Museum Says Hanuman Statue Not From Koh Ker

A statue of the Hindu monkey god Hanuman, which has been in the possession of the Cleveland Museum of Art since 1982, was not looted from the Prasat Chen temple in Preah Vihear province, the museum has claimed.

According to a report from Cleveland’s The Plain Dealer newspaper on Tuesday, Sonya Rhie Quintanilla, the museum’s curator of Indian and Southeast Asian art, traveled to Cambodia a few months ago to ascertain if the 10th century statue was in fact severed from a plinth at the temple in the Koh Ker complex.

“Our work on the piece and its provenance is still underway, and terribly time-consuming, but so far, based on my extensive fieldwork in Cambodia earlier this year, I can report that I did not find any physical evidence to confirm that the Cleveland Hanuman is from Prasat Chen,” the newspaper quoted Ms. Quintanilla as saying in an email.

It said Ms. Quintanilla made a resin copy of the bottom of the statue, which was cut from its feet but appears in a kneeling position. Upon visiting Prasat Chen temple, she was unable to find a match in two spaces where it is believed the statue may have been displayed.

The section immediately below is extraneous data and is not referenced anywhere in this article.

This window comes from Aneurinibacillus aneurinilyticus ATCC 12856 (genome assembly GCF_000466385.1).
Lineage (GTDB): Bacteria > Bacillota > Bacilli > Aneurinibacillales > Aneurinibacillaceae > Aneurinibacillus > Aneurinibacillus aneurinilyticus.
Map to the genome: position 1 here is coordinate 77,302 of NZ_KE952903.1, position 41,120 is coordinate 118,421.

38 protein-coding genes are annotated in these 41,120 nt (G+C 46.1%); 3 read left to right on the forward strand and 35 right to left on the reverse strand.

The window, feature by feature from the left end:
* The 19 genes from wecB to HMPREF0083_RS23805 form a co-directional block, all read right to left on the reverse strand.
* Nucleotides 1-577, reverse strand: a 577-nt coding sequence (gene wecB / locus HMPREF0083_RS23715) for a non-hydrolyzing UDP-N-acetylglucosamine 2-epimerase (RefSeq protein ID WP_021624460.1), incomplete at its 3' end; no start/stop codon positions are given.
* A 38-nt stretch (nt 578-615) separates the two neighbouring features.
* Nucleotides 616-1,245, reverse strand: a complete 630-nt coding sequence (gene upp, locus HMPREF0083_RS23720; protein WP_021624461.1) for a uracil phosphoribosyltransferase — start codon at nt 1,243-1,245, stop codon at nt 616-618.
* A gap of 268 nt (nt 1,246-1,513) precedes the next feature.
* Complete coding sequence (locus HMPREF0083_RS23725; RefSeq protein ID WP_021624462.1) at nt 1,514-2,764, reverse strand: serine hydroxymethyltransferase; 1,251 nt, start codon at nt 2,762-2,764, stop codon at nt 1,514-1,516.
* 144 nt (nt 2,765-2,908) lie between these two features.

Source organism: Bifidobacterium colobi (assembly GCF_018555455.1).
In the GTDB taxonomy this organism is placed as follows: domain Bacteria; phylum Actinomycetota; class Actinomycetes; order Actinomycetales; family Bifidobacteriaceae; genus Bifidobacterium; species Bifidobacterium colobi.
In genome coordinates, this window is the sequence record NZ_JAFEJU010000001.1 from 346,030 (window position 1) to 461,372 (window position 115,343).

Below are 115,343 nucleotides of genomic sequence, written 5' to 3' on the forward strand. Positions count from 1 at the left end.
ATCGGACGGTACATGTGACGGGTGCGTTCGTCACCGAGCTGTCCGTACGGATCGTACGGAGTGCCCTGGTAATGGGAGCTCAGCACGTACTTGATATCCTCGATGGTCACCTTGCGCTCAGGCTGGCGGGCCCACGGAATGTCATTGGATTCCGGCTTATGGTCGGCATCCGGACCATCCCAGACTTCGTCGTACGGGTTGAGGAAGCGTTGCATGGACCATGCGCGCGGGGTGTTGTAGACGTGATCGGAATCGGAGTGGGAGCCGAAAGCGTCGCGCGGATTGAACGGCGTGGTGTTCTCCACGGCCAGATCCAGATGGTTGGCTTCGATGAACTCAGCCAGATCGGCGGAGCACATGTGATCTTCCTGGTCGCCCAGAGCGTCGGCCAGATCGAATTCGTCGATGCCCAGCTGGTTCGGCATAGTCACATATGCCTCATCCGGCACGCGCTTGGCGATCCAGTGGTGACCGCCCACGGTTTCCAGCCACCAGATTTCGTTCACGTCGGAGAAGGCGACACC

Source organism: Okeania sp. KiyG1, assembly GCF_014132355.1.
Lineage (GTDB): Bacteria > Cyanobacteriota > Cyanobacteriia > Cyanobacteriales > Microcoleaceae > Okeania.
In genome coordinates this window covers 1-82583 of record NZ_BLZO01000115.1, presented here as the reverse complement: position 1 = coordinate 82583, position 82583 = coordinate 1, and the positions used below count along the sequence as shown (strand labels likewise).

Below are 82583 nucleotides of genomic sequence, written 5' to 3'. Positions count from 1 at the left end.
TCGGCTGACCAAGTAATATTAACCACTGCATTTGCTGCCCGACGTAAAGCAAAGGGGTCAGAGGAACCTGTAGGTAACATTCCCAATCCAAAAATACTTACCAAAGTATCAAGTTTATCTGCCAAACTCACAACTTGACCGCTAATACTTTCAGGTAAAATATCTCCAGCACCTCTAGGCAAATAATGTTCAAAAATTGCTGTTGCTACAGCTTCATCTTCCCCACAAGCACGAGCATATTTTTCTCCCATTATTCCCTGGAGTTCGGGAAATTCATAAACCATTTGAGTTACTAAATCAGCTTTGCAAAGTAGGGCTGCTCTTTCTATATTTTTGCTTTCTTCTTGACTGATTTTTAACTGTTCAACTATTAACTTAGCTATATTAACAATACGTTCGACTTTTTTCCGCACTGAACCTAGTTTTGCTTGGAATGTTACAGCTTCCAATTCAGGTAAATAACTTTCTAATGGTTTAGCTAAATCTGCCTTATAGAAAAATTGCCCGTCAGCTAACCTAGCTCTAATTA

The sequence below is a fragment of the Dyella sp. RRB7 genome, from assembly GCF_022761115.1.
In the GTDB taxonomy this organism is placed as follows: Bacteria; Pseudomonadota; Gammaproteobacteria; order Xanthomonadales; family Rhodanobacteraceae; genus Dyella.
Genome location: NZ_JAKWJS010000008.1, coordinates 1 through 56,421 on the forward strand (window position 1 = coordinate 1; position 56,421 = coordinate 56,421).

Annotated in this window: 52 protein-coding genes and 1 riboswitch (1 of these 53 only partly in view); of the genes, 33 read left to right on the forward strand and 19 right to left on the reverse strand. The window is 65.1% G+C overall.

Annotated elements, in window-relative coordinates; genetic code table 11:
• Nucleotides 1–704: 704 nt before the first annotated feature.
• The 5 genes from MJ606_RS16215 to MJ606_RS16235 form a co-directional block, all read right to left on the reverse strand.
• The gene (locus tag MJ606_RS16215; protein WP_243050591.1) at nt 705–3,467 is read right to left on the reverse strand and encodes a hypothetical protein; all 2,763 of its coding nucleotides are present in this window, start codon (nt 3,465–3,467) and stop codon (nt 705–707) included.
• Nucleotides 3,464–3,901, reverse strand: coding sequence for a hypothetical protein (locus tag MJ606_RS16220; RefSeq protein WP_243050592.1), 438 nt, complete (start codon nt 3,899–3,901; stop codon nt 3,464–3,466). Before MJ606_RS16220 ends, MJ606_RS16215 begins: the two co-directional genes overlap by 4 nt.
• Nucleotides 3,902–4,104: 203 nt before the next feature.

The museum’s interim director, Fred Bidwell, is also quoted as saying that the museum wants “to know the truth” about how the statue came to leave its base.

Last week, auction house Christie’s and the Norton Simon Museum in California promised to return two statues that were looted from the site during the 1970s. That followed the June 2013 repatriation of two statues from the Metropolitan Museum of Art in New York. A court case against auction house Sotheby’s ended in a settlement in December that will soon see the return of a Duryodhana statue. Each of those has been traced back to Prasat Chen.

Anne Lemaistre, the head of Unesco in Cambodia, said the agency had not been contacted about the Cleveland museum’s investigation.

“Let’s wait for the full investigation and maybe we could invite our Cambodian and all the foreign experts to investigate further on their side also, maybe to cross information,” she said by telephone Wednesday.

“Because I do welcome the statement of Bidwell—OK—we could maybe assist them in finding” that out, she said.

Ms. Lemaistre said that even though the Hanuman statue’s provenance is not yet known, “it is a looted statue, based on the picture on the article, because of the way the leg and ankle was cut is a proof of looting.”

As for the statue’s hue, which differs from those from Prasat Chen that have either already been or are awaiting return to Cambodia from Sotheby’s Christie’s and the Norton Simon Museum, “we know that the reddish sandstone comes from the same quarry in the Kulen that helped to build Banteay Srei” temple, Ms. Lemaistre said.

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